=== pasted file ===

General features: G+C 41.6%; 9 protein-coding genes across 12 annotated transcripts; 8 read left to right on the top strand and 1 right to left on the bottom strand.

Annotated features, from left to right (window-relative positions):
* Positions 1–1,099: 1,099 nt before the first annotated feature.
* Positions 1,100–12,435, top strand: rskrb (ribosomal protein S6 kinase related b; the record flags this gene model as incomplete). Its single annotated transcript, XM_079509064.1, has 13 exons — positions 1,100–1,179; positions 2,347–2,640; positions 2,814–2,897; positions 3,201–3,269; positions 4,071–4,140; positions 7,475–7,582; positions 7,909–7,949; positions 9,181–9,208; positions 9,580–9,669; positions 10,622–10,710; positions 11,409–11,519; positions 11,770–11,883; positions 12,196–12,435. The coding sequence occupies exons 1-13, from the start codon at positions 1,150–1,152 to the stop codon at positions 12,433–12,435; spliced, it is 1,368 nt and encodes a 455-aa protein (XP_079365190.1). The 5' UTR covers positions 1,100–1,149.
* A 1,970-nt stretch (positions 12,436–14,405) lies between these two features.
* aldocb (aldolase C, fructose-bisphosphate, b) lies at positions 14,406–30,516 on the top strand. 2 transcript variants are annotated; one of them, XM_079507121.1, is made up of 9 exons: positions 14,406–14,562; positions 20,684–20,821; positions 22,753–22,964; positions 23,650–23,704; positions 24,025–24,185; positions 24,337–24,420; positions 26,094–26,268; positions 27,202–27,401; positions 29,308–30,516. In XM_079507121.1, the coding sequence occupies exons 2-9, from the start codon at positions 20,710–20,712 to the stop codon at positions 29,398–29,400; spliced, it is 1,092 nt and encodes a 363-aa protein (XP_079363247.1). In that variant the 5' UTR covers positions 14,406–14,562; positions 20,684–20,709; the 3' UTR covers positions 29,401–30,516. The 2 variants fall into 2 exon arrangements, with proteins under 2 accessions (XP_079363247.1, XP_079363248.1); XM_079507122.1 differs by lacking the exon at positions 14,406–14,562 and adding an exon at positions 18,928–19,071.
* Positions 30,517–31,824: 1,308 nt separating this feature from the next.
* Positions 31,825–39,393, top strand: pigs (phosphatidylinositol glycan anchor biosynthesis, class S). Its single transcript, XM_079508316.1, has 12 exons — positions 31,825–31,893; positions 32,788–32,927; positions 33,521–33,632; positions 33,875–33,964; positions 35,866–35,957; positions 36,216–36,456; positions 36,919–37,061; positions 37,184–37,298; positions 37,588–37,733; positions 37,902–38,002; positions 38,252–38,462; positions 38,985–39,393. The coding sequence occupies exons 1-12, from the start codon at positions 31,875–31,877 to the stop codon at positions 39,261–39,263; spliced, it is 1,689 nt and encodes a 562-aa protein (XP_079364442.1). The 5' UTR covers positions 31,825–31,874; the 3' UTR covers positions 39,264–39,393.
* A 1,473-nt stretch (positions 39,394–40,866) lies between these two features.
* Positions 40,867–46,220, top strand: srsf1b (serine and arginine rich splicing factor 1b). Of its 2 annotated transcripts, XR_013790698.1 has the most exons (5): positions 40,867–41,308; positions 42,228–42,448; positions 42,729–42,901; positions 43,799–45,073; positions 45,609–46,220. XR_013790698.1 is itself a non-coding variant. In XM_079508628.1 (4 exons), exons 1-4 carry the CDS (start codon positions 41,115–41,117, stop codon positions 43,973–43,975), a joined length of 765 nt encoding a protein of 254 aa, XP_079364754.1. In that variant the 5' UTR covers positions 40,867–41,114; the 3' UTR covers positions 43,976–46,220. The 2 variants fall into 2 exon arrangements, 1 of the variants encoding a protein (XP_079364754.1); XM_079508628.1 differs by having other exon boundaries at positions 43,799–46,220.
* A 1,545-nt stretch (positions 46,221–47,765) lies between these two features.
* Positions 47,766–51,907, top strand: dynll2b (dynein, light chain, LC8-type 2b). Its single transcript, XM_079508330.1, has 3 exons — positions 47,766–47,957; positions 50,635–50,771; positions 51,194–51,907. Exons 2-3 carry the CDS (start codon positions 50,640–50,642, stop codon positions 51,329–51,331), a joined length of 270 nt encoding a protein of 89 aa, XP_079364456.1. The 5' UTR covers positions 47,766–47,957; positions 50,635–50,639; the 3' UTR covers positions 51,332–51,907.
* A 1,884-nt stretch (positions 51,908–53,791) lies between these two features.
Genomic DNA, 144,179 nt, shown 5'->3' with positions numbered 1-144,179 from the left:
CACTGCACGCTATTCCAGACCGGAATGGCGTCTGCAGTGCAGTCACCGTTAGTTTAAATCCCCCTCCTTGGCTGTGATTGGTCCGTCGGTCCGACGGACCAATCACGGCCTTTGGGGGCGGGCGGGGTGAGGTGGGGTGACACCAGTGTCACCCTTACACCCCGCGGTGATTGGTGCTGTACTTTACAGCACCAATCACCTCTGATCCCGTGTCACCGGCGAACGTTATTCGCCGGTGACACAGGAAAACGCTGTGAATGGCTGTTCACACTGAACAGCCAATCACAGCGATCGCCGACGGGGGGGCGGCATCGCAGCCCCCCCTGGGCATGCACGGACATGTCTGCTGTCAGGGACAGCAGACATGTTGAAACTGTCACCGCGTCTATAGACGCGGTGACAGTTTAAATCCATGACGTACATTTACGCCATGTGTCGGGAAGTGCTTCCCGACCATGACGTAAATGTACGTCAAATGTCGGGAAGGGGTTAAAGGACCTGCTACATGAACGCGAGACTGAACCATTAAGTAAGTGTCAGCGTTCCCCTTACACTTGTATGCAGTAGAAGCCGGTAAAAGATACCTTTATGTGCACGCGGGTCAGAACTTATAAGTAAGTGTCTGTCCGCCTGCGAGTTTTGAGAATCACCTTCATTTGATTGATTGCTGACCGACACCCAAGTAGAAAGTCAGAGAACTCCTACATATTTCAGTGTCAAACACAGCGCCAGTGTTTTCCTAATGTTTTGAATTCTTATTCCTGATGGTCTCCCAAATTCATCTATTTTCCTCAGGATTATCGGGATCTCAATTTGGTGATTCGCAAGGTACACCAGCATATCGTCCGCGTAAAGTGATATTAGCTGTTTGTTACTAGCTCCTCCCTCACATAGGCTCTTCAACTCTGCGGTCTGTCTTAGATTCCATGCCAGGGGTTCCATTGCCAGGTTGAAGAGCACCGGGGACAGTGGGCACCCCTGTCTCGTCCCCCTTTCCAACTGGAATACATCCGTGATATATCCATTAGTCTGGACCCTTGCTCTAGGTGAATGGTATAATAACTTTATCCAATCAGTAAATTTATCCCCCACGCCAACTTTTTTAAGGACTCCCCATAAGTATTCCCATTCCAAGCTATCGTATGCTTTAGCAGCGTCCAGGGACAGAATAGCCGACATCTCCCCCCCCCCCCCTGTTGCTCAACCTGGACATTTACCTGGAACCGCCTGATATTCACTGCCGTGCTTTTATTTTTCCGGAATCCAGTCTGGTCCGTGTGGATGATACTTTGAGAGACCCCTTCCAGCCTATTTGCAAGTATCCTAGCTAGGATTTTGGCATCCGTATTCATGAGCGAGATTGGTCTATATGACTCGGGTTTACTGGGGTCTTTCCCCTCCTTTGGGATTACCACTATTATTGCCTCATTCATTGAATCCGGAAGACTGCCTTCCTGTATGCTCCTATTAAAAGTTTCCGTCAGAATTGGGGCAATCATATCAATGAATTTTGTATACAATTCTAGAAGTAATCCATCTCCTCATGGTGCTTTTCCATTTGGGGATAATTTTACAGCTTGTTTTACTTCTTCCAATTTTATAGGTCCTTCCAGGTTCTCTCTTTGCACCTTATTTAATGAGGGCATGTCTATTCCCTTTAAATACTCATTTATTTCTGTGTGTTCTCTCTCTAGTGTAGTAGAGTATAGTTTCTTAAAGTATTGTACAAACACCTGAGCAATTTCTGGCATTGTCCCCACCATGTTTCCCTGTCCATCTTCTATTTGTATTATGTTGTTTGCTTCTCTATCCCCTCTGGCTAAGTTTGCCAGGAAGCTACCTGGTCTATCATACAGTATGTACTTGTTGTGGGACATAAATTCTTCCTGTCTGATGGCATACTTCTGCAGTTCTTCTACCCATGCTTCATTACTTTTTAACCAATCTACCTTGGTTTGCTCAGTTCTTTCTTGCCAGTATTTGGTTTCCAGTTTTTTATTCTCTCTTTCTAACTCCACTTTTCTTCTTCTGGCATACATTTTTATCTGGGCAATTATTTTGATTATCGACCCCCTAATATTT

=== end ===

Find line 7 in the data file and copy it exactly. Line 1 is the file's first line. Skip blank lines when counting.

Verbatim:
* Positions 30,517–31,824: 1,308 nt separating this feature from the next.